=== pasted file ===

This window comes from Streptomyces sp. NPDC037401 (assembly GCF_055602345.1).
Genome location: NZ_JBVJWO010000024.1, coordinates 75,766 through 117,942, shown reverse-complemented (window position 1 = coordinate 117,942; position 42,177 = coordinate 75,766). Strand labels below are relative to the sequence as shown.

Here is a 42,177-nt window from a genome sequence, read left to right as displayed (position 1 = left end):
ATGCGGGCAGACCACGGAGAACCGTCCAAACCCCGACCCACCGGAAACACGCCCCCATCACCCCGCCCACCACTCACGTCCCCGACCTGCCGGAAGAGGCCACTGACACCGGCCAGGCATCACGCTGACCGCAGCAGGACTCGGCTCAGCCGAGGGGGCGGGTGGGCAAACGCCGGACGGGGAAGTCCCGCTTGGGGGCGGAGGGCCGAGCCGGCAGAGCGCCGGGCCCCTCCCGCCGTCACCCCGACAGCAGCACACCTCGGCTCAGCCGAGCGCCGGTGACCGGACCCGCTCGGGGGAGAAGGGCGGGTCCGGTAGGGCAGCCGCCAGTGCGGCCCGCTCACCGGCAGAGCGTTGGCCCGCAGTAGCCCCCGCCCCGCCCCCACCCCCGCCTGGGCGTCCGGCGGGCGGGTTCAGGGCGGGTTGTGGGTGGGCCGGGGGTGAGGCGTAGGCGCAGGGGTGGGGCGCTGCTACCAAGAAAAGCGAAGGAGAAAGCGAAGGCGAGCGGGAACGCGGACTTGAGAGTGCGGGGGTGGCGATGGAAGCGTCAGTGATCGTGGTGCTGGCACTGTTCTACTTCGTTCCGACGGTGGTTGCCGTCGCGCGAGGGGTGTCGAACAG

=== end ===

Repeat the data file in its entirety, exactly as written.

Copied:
This window comes from Streptomyces sp. NPDC037401 (assembly GCF_055602345.1).
Genome location: NZ_JBVJWO010000024.1, coordinates 75,766 through 117,942, shown reverse-complemented (window position 1 = coordinate 117,942; position 42,177 = coordinate 75,766). Strand labels below are relative to the sequence as shown.

Here is a 42,177-nt window from a genome sequence, read left to right as displayed (position 1 = left end):
ATGCGGGCAGACCACGGAGAACCGTCCAAACCCCGACCCACCGGAAACACGCCCCCATCACCCCGCCCACCACTCACGTCCCCGACCTGCCGGAAGAGGCCACTGACACCGGCCAGGCATCACGCTGACCGCAGCAGGACTCGGCTCAGCCGAGGGGGCGGGTGGGCAAACGCCGGACGGGGAAGTCCCGCTTGGGGGCGGAGGGCCGAGCCGGCAGAGCGCCGGGCCCCTCCCGCCGTCACCCCGACAGCAGCACACCTCGGCTCAGCCGAGCGCCGGTGACCGGACCCGCTCGGGGGAGAAGGGCGGGTCCGGTAGGGCAGCCGCCAGTGCGGCCCGCTCACCGGCAGAGCGTTGGCCCGCAGTAGCCCCCGCCCCGCCCCCACCCCCGCCTGGGCGTCCGGCGGGCGGGTTCAGGGCGGGTTGTGGGTGGGCCGGGGGTGAGGCGTAGGCGCAGGGGTGGGGCGCTGCTACCAAGAAAAGCGAAGGAGAAAGCGAAGGCGAGCGGGAACGCGGACTTGAGAGTGCGGGGGTGGCGATGGAAGCGTCAGTGATCGTGGTGCTGGCACTGTTCTACTTCGTTCCGACGGTGGTTGCCGTCGCGCGAGGGGTGTCGAACAG